Murukan worship in Australia
Dr Arumugam Kandiah
Australia is the smallest and world's oldest continent, inhabited for more than 40,000 years by Aborigines. It was settled by the British barely 200 years ago from 1788 onwards and since then has transformed from a colonial outpost into a nation with a population of more than 18 million. For visitors, its ancient, worn landscape contrasts with the vitality and youthful energy of its inhabitants.
Australia is a multi-lingual, multi-religious and multicultural country. Nearly a hundred nationalities live in Australia and nearly a hundred languages are spoken. Australians have the freedom to express and practice their diverse religious beliefs in an environment that is both accepting and tolerant. As a multicultural country it is a paradise for the Tamil Hindus to foster and maintain their language, culture and religion.
Prior to 1981 there were approximately 1000 Tamils living in Australia. This number increased year by year. Similar to the other ethnic groups the Tamil community also established centres of cultural and religious significance for themselves in the states and territories in Australia where they have migrated. As an educated community within a short period of their arrival they started building temples of their own.
The Śrī Venkateswara Temple at Helensburgh in NSW was the first Hindu temple to be built in Australia. This temple satisfied the immediate needs of the Hindu communities in Australia.
Australia consists of six States: New South Wales (N.S.W), Victoria (Vic.), Western Australia (W.A.), Queensland (QLD), South Australia (S.A.) Tasmania (Tas.) and two Territories: Australian Capital territory (A.C.T.) and Northern (N.T.). There are Tamils living in all the states and territories; approximately 90% of the Tamils are Saivites. After 1994 they started building temples for Lord Śiva, Vinayagar and Murukan.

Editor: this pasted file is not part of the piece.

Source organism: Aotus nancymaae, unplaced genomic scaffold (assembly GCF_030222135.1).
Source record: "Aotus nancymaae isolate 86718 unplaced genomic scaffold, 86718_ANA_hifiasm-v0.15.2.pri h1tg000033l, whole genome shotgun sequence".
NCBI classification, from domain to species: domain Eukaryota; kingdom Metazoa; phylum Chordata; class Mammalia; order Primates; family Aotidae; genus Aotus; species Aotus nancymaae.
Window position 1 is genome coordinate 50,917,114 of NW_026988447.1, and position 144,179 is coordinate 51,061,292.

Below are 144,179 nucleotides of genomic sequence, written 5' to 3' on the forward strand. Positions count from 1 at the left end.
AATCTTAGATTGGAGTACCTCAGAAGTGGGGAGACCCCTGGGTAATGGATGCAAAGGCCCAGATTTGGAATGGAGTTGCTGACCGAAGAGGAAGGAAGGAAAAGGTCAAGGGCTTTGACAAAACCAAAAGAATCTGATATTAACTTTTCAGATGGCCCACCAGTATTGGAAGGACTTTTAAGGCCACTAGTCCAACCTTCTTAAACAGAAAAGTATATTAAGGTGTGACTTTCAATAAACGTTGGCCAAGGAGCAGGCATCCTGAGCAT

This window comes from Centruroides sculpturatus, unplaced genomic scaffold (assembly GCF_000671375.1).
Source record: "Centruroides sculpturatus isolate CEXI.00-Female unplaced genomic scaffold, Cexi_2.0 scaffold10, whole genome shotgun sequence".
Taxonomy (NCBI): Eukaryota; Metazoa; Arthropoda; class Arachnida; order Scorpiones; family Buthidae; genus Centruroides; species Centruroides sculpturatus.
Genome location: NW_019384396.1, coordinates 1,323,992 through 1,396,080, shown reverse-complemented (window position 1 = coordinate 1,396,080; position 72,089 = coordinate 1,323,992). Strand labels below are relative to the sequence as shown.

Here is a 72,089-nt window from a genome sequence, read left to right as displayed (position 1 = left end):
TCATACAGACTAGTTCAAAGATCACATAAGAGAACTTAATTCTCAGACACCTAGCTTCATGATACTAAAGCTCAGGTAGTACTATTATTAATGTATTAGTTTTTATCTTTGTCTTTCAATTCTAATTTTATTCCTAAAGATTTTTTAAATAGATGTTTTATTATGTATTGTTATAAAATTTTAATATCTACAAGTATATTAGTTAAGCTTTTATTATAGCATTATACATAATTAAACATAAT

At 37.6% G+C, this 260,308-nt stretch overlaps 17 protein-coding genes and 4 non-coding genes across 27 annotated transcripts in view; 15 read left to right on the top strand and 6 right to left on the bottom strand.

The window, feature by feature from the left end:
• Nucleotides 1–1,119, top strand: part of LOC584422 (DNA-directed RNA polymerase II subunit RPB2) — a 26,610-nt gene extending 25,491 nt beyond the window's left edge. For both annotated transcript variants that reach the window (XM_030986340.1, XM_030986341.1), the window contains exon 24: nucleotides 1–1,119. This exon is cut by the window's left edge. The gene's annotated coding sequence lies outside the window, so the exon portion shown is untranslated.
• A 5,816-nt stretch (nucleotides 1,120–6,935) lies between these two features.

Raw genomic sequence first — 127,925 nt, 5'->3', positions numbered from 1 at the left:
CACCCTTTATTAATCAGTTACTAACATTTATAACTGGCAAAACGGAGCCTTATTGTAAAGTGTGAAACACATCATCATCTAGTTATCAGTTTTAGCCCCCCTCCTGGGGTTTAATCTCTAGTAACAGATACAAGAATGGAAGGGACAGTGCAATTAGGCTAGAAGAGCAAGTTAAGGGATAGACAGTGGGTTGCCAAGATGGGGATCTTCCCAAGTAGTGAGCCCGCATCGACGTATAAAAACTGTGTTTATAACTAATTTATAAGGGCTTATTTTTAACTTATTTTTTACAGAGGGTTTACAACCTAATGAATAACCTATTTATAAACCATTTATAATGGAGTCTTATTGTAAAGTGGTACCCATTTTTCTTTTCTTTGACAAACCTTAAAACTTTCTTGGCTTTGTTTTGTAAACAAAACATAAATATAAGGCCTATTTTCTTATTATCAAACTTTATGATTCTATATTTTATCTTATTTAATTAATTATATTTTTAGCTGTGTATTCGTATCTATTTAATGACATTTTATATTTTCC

Australia's 1996 census of population stated that 18,690 Tamils were living in Australia at the time. The table below from the 1996 census shows the number of Tamils living in the six states and two territories in Australia:
According to a private survey conducted by the author there are now nearly 30,000 Tamils in Australia. The interesting feature is that the number of Tamils living in the state of New South Wales is nearly half the total Tamil population of Australia. The above table shows that out the 18,690 Tamils in Australia there are 9,072 Tamils living in NSW and 6,251 Tamils in Victoria.
There are Hindu temples in all the states and territories except in the state of Tasmania. There are more than one Hindu temple in NSW, Victoria and Western Australia. But Murukan temples are in three states, namely New South Wales, Victoria and Western Australia and also in one territory, namely the Australian Capital Territory.
Murukan Temple in New South Wales
Lord Murukan in the state of NSW resides at Mays Hill, a local eminence in Sydney, the capital of New South Wales. The Lord is popularly known as 'Sydney Murugan'. Murukan is the lord of the hill region and his abode is usually located on hills. 'Sydney Murukan' also resides in the hill region called Mays Hill, which presently called by the Tamils as vaikacik kunru.
Murukan worship in Sydney was originally initiated by Mr. Śivajoti Danikai Skandakumar, a Sri Lankan Tamil who brought a statue of Murukan made of five metals, viz. gold, iron, copper, lead and silver, from Jaffna, Sri Lanka in 1983. Inviting a number of devotees, he commenced worshipping the Lord at his residence in Sydney and later on Fridays in 1986 this
In 1985 a Hindu society, the Saiva Manram, was formed in order to build a temple for Lord Murukan. Since its inception, Lord Murukan has been called 'Sydney Murukan'. The Saiva Manram has worked hard for nearly ten years to build a temple for Lord Murukan.
In 1990 the Saiva Manram bought a plot of land from the Roads and Traffic Authority. This site was between two highways and does not have residences on three sides. This land is located in a suburb called Mays Hill about ten kilometres from Strathfield.
This land was originally bought to build a Tamil cultural centre with the idea of conducting prayer meetings for Lord Murukan. In September 1994 the foundation stone was laid for the Sydney Murukan Temple and Tamil Cultural Education Centre. On this foundation at Mays Hill in the heart of the western region of Sydney the construction works for the temple commenced in April 1997. Here the Saivaites in New South Wales built a magnificent temple for Lord Murukan.